The following is an opinion piece from Wide Open Country Senior Writer and voting Grammy member Jeremy Burchard.
Last night, The Grammys fully embraced the #MeToo and #TimesUp movements. Attendees wore white roses in solidarity with women who experienced harassment and assault. Kesha delivered a stirring performance of “Praying,” backed by an all-female choir of her famous peers. Janelle Monae gave a rousing speech in which she declared, “We come in peace, but we mean business.”
The show increasingly embraces social awareness, with an eye firmly on equality. By all accounts, the Grammy Awards telecast gave a platform to the cause.
But my fellow Recording Academy members — all the way up to president Neil Portnow — failed that cause miserably.
Men nearly swept the on-air awards. Only one solo female artist received an award on stage that night: Alessia Cara, who took home Best New Artist.
The pre-telecast awards, which is where most of the Grammys are given out, did only marginally better. Reba McEntire, Shakira, CeCe Winans, Lisa Loeb and Carrie Fisher were among the few females to win in an otherwise male-dominated nominee pool.
And as a recent USC study found, women aren’t even getting much of a shot to win. In the past five years, more than 90% of Grammy nominees were male.
But here’s the real problem. When asked about the disparity, Recording Academy president Neil Portnow didn’t blame the system — he blamed the women.
“It has to begin with women who have the creativity in their hearts and souls, who want to be musicians, who want to be engineers, producers, and want to be part of the industry on the executive level,” Portnow told Variety. “[They need] to step up because I think they would be welcome.”
How is it possible for the president of the preeminent music organization in the world to be so tone deaf? In finishing his thought, Portnow added, “I don’t have personal experience of those kinds of brick walls that you face but I think it’s upon us — us as an industry — to make the welcome mat very obvious, breeding opportunities for all people who want to be creative and paying it forward and creating that next generation of artists.”
According to Portnow, women are at fault for not being successful enough in the industry and not paving the way for other females to find their place in the industry.
And from his statements, the industry should be more welcoming to these women who apparently are too timid with their talent. Who knew the reason there are no female heads of major record labels is because they just don’t *want* to be part of the industry on an executive level?
Neil, let me talk to you man to man, because apparently that matters. When was the last time you truly immersed yourself in the early stages of career building in this industry?
Recording studios are historically unpleasant for women. You spend days, weeks and months in a dimly lit, isolated building trying to craft intimately creative art. Males dominate the space. And eventually, you end up with inside jokes and sometimes crude humor. Which is fine — until it’s at the expense of somebody else.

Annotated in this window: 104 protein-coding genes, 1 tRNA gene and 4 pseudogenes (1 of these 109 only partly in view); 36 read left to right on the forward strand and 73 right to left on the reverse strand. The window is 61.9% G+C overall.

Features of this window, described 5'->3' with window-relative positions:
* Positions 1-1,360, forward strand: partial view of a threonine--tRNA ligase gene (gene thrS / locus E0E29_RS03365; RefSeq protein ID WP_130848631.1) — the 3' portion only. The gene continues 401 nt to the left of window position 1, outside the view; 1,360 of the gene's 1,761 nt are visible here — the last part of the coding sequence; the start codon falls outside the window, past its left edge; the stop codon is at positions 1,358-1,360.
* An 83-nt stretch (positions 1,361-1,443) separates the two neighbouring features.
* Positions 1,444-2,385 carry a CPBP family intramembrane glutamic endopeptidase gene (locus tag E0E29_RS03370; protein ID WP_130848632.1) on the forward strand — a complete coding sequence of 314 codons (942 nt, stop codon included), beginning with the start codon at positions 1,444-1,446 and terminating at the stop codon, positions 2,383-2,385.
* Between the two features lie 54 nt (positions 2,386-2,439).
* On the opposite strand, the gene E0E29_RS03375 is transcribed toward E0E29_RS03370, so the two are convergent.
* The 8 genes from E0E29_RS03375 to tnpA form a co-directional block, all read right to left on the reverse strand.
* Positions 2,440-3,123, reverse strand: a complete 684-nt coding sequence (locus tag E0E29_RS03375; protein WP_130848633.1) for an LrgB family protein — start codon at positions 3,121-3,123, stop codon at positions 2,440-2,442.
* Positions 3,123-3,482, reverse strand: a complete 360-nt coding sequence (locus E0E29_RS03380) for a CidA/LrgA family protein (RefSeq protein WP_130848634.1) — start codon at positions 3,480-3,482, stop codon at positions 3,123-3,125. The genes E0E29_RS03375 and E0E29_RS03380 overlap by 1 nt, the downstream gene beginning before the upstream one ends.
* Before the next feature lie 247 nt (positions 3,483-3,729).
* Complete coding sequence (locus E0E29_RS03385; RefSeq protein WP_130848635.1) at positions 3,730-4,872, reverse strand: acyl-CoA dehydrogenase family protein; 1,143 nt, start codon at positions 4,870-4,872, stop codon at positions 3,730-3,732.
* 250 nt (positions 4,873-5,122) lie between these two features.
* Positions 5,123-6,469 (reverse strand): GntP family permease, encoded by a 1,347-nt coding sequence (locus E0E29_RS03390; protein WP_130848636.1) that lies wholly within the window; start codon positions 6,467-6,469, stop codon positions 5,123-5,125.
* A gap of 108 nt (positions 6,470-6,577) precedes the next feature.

All it takes is one jackass (often somebody in a position of power) to make a snide remark that makes the environment uncomfortable, if not downright unsafe, for a woman. Why would female engineers want to subject themselves to that? Why try to infiltrate the “good ol’ boy’s club” when they can create their own masterpieces in a safe home studio environment — that often goes unnoticed by the Academy or the major label system.
At a recent music industry event in Nashville focusing on women in the industry, songwriter Daniella Mason shared her own frustrations of dealing with sexism in the board room at her major label. She recalled that the largely male board room was so averse to listening to a female artist’s voice that her ideas went unheard.
Finally, she had her husband read them off over a conference call. They immediately implement her ideas, and when she confronted her superiors about the discrepancy, they eventually brought Mason in to talk to other artists on the roster on how to implement them. They literally went from not listening to her because she’s a female to asking her to do their job for them. Mason is now an independent artist.
As an artist, I work with incredibly talented women every day — including my bandmate. Even in Texas, where we started, venue owners and talent agents had no fear in plainly saying “We don’t work with female acts.” There’s a reason Miranda Lambert, Kacey Musgraves and Maren Morris all left Texas to find success.
As a journalist, I listen to their stories and struggles weekly. Caitlyn Smith is the prime example of a woman with undeniable talent who had to prove herself ten times over — just to be rejected by every label in town. She independently funded her debut record, and you better believe it’s the first album I’m nominating at the Grammys next year.
Neil, if you think talented women aren’t stepping forward with their artistry, you need to head back to the ground floor. Women are dealt a short hand from a crooked deck every day in this industry. If you aren’t conventionally attractive with the right group of men around you, you just don’t get the same look.
As a Grammy voter, our voting body’s inability to look inwards consistently disappoints me. Problematic awards aside (ahem, Ed Sheeran with Best Pop Solo Performance), that room was filled with crocodile tears from the same people who refused to help Kesha in her time of need because of “contract disputes.” It’s time to cull the industry of this mindset. And, if necessary, of these people.
And then Neil Portnow has the balls to suggest that women aren’t present in that room because they’re too shy with their talent. If that’s what the head of the Recording Academy truly believes, I’ll let Vanessa Carlton offer a parting thought.